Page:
Density functional theory and molecular dynamics simulation of poly(dimethylsiloxane) melts near silica surfaces
SK Nath and AL Frischknecht and JG Curro and JD McCoy, MACROMOLECULES, 38, 8562-8573 (2005).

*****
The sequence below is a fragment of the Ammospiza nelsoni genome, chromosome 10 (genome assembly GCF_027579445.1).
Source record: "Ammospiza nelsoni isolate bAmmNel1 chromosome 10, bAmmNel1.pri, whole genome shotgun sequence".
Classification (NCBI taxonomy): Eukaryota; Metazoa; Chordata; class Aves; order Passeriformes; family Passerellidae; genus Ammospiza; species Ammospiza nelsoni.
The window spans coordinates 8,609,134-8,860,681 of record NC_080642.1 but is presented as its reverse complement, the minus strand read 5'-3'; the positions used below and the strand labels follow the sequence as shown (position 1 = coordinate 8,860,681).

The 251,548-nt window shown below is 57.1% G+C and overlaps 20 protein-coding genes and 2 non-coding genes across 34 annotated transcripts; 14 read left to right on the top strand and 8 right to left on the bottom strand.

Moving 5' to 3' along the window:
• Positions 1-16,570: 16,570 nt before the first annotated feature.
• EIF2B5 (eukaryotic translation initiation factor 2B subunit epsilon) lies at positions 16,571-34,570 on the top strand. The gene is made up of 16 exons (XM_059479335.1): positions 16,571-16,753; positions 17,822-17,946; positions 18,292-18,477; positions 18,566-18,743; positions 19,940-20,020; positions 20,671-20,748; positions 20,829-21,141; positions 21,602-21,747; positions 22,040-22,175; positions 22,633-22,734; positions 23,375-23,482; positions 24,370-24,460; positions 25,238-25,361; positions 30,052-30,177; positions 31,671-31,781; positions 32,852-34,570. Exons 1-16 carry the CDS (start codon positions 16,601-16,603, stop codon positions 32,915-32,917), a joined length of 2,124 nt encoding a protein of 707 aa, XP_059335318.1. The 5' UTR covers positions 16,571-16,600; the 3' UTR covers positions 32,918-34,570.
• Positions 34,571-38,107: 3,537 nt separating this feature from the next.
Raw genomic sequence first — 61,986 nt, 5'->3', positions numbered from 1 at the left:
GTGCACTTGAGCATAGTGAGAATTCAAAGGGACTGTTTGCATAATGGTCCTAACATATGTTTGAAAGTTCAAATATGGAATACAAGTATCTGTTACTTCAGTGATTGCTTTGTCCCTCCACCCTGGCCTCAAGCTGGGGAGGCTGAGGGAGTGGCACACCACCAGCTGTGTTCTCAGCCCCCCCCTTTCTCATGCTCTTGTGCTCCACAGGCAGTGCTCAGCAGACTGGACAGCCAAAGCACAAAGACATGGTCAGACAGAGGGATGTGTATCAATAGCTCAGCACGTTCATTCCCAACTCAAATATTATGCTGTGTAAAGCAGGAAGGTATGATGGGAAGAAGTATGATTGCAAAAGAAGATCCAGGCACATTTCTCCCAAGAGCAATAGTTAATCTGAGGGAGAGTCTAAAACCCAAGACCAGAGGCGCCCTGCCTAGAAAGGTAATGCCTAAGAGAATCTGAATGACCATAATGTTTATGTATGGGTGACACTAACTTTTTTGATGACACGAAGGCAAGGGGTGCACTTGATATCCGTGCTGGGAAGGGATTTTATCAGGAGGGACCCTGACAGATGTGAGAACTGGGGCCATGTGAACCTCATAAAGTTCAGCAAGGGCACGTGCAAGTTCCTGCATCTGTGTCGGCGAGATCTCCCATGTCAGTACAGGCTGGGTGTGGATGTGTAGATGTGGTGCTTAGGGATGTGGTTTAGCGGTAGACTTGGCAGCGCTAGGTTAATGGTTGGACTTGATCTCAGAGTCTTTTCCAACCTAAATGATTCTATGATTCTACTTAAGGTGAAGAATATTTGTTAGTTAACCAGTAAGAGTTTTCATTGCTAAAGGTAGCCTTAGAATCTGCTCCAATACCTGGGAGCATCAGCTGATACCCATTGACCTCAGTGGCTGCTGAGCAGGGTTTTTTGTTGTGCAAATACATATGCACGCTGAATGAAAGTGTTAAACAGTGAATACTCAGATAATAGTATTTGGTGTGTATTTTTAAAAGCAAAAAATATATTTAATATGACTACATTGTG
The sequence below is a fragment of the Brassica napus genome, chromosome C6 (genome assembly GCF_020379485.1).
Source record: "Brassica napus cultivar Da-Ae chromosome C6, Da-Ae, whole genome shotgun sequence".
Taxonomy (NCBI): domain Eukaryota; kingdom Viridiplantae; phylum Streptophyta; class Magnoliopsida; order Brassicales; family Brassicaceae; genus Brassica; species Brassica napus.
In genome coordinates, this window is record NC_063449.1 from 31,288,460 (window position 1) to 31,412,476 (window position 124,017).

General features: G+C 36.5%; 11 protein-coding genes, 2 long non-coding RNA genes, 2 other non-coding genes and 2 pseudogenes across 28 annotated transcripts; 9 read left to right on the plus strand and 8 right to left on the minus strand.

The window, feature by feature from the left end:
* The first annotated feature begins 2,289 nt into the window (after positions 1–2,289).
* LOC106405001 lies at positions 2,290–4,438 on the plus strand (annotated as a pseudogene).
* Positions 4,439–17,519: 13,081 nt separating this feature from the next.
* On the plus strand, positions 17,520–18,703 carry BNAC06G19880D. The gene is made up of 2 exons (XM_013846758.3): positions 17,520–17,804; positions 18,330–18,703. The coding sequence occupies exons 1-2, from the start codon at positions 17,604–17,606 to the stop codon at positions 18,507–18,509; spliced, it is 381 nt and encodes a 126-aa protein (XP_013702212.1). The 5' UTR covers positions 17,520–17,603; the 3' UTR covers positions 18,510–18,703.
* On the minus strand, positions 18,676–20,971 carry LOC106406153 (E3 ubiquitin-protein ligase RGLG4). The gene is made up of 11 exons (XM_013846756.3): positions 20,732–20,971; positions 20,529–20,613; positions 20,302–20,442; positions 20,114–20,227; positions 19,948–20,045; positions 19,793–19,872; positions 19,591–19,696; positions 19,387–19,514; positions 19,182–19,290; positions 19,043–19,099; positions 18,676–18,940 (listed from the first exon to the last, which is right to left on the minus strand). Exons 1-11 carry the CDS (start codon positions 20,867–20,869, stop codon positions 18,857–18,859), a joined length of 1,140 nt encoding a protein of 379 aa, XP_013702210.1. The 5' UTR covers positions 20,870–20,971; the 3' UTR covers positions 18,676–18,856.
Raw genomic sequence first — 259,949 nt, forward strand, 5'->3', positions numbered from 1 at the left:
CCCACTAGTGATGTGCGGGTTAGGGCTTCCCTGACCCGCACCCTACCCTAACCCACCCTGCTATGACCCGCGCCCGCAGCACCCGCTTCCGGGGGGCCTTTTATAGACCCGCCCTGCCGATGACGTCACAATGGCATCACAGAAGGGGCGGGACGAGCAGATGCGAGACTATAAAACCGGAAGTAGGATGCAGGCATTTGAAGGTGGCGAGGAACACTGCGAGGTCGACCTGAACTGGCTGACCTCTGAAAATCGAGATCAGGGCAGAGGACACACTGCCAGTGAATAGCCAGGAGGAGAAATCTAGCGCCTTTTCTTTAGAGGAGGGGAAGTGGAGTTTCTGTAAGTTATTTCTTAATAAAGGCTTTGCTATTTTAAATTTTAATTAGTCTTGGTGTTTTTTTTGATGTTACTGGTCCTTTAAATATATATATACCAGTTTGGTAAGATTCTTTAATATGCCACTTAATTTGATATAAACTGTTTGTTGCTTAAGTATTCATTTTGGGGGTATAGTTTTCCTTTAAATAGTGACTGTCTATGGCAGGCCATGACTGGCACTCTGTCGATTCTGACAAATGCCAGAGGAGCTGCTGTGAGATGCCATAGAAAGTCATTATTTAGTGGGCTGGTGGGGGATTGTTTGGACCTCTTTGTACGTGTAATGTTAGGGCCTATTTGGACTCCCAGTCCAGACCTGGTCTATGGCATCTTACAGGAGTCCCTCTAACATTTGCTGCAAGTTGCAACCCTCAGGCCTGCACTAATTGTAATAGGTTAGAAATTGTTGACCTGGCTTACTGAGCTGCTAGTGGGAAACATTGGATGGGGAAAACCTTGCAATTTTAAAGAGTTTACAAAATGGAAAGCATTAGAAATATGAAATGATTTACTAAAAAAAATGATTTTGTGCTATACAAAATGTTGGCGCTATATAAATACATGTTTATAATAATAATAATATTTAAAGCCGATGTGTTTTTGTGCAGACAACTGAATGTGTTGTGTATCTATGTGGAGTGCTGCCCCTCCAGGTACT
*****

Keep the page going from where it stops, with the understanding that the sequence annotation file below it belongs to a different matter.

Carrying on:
Classical density functional theory (DFT) is applied to study properties of fully detailed, realistic models of poly(dimethylsiloxane) liquids near silica surfaces and compared to results from molecular dynamics simulations. In solving the DFT equations, the direct correlation functions are obtained from the polymer reference interaction site model (PRISM) theory for the repulsive parts of the interatomic interactions, and the attractions are treated via the random-phase approximation (RPA). Good agreement between density profiles calculated from DFT and from the simulations is obtained with empirical scaling of the direct correlation functions. Separate scaling factors are required for the PRISM and RPA parts of the direct correlation functions. Theoretical predictions of stress profiles, normal pressure, and surface tensions are also in reasonable agreement with simulation results.
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